- Chlorpromazine (Thorazine)
- Chlorprothixene (Taractan)
- Clozapine (Clozaril)
- Fluphenazine (Prolixin)
- Haloperidol (Haldol)
- Loxapine (Loxitane)
- Mesoridazine (Serentil)
- Molindone (Moban)
- Perphenazine (Trilafon)
- Pimozide (Orap)
- Prochlorperazine (Compazine)
- Promazine (Sparine)
- Thioridazine (Mellaril)
- Thiothixene (Navane)
- Trifluoperazine (Stelazine)
- Promethazine (Phenergan)
- No breathing
- Rapid breathing
- Shallow breathing
- Cannot urinate
- Blurred vision
- Congested nose
- Dry mouth
- Swallowing difficulties
- Sores in the mouth, on the tongue, or in the throat
- Vision color changes (things look brownish)
- Yellow eyes
- High or very low blood pressure
- Irregular heartbeat
- Rapid heartbeat
- Muscle spasms, particularly of the neck, face, and back
- Muscle stiffness
- Deep sleep
- Difficulty walking or a shuffling gait
- Hallucinations (rare)
- Lack of coordination
- Needing to move, restlessness
- Rapid sunburn if exposed to the sun
- Bluish skin (changing to purplish)
- Loss of appetite
- Changes in menstrual pattern in women, from long-term use
- Low body temperature
- Person's age, weight, and condition
- The name of the medicine, and strength, if known
- The amount swallowed
- The time it was swallowed
- If the medicine was prescribed for the person
- Activated charcoal
- Blood and urine tests
- Breathing support, including oxygen and tube through the mouth into the lungs
- Chest x-ray
- CT scan (advanced brain imaging)
- EKG (electrocardiogram, or heart tracing)
- Intravenous (IV) fluids through a vein
- Medicine to reverse the effects of the drug
- Tube placed down the nose and into the stomach (gastric lavage)
Phenothiazines are medicines used to treat serious mental and emotional disorders, and to reduce nausea. This article discusses an overdose of phenothiazines. Overdose occurs when someone takes more than the normal or recommended amount of a certain substance. This can be by accident or on purpose.
This is for information only and not for use in the treatment or management of an actual overdose. DO NOT use it to treat or manage an actual overdose. If you or someone you are with overdoses, call your local emergency number (such as 911), or your local poison center can be reached directly by calling the national toll-free Poison Help hotline (1-800-222-1222) from anywhere in the United States.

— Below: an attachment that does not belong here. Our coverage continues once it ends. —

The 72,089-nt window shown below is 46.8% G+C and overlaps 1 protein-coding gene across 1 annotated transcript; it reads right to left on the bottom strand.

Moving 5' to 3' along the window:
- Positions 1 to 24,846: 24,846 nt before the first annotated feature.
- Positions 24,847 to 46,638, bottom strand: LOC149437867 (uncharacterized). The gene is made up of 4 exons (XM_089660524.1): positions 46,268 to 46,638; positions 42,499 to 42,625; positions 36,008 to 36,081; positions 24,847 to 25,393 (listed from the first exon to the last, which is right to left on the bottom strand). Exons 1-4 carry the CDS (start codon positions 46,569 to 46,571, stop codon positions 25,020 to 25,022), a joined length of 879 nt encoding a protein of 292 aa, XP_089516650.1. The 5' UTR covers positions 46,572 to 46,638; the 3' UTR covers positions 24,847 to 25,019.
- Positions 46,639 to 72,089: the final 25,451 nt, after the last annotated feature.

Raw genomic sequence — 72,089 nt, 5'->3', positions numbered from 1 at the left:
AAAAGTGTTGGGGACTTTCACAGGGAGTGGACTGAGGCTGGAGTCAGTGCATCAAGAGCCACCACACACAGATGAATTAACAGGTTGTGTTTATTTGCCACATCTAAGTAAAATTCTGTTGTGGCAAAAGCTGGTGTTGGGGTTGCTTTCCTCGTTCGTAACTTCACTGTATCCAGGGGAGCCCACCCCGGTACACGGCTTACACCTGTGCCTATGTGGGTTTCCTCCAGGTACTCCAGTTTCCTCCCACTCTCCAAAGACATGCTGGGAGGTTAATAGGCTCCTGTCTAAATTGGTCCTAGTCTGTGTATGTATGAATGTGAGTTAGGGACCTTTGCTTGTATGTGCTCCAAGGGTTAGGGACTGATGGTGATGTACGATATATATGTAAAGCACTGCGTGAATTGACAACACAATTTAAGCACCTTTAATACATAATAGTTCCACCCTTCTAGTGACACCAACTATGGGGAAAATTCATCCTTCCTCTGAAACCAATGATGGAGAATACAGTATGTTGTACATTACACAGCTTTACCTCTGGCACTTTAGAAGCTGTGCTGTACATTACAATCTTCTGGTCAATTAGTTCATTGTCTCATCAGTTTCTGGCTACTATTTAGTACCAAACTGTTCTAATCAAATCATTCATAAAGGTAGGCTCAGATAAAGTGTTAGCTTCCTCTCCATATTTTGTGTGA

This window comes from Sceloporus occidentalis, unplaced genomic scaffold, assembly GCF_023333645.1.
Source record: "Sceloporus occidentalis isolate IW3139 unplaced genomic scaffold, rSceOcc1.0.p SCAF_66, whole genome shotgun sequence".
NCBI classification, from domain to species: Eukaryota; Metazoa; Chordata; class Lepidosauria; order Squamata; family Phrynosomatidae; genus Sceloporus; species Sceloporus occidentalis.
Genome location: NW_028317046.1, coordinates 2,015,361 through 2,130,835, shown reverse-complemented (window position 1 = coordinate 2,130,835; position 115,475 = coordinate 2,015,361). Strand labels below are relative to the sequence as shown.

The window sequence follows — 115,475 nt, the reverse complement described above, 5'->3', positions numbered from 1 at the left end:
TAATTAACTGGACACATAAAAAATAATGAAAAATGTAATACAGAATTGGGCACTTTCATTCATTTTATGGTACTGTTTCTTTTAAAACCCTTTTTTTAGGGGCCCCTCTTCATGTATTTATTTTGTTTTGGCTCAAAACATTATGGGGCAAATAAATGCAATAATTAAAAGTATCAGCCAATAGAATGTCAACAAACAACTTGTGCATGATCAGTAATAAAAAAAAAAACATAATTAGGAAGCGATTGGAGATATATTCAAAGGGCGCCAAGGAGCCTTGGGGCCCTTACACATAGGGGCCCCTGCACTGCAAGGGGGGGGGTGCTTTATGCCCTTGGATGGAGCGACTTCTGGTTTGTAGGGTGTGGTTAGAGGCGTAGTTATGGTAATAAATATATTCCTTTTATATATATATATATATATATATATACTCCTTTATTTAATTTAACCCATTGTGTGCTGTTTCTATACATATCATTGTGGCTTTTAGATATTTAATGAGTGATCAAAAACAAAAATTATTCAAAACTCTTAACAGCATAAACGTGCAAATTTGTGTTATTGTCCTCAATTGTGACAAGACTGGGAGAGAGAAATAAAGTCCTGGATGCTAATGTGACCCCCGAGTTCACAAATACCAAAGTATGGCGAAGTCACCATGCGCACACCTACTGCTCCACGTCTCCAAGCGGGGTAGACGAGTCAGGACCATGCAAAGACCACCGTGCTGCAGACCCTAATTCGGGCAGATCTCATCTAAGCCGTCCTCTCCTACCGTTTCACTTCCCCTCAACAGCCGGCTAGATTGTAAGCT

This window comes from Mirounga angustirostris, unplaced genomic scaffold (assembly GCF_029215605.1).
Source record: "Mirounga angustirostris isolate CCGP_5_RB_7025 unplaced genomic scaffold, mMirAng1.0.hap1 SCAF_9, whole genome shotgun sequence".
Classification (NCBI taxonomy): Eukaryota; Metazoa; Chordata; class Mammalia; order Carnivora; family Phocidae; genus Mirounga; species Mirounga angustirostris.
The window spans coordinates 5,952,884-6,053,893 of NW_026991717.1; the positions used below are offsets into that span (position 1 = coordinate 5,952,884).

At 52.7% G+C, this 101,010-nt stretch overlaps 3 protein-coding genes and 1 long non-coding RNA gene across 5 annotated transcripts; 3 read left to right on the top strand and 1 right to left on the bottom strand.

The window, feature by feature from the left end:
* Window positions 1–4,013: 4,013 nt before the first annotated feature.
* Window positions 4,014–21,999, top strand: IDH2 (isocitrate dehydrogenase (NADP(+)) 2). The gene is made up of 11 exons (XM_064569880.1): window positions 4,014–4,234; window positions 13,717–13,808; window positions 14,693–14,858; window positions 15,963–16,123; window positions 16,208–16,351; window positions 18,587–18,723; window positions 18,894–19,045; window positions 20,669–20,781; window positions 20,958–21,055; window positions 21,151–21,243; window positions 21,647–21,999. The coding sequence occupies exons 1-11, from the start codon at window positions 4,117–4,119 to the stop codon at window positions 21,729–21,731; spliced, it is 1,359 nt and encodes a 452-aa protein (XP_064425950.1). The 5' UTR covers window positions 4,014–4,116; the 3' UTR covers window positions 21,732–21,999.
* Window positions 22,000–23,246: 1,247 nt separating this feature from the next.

The poisonous ingredient is phenothiazine, which may be found in many medicines.
These medicines contain phenothiazine:
Other medicines may also contain phenothiazine.
Below are symptoms of a phenothiazine overdose in different parts of the body.
AIRWAYS AND LUNGS
BLADDER AND KIDNEYS
EYES, EARS, NOSE, MOUTH, AND THROAT
HEART AND BLOOD
MUSCLES AND JOINTS
STOMACH AND INTESTINAL TRACT
Seek medical help right away.
Do NOT make a person throw up unless poison control or a health care provider tells you to.
Before Calling Emergency
Have this information ready:
Your local poison center can be reached directly by calling the national toll-free Poison Help hotline (1-800-222-1222) from anywhere in the United States. This national hotline number will let you talk to experts in poisoning. They will give you further instructions.
This is a free and confidential service. All local poison control centers in the United States use this national number. You should call if you have any questions about poisoning or poison prevention. It does NOT need to be an emergency. You can call for any reason, 24 hours a day, 7 days a week.
What to Expect at the Emergency Room
Take the container with you to the hospital, if possible.
The provider will measure and monitor the person's vital signs, including temperature, pulse, breathing rate, and blood pressure. Symptoms will be treated. The person may receive:
Recovery depends on the amount of damage. Survival past 2 days is usually a good sign. Nervous system symptoms may be permanent. The most serious side effects are usually due to damage to the heart. If heart damage can be stabilized, recovery is likely.
Kellerman RD. Physical and chemical injuries. In: Kellerman RD, ed. Conn's Current Therapy 2015. Philadelphia, PA: Elsevier Saunders; 2015:chap 21.
Levine M, Burns MJ. Antipsychotic agents. In: Shannon MW, Borron SW, Burns MJ, eds. Haddad and Winchester's Clinical Management of Poisoning and Drug Overdose. 4th ed. Philadelphia, PA: Elsevier Saunders; 2007:chap 38.
Nockowitz RA, Rund DA. Psychotropic medications. In: Tintinalli JE, Kelen GD, Stapczynski JS, Ma OJ, Cline DM, eds. Emergency Medicine: A Comprehensive Study Guide. 6th ed. New York, NY: McGraw-Hill; 2004:chap 290.
Velez LI, Feng S-Y. Anticholinergics. In: Marx JA, Hockberger RS, Walls RM, eds. Rosen's Emergency Medicine: Concepts and Clinical Practice. 8th ed. Philadelphia, PA: Elsevier Saunders; 2014:chap 150.
Wittler MA, Lavonas EJ. Antipsychotics. In: Marx JA, Hockberger RS, Walls RM, eds. Rosen's Emergency Medicine: Concepts and Clinical Practice. 8th ed. Philadelphia, PA: Elsevier Saunders; 2014:chap 161.
- Review date:
- November 07, 2015
- Reviewed by:
- Jacob L. Heller, MD, MHA, Emergency Medicine, Virginia Mason Medical Center, Seattle, WA. Also reviewed by David Zieve, MD, MHA, Isla Ogilvie, PhD, and the A.D.A.M. Editorial team.
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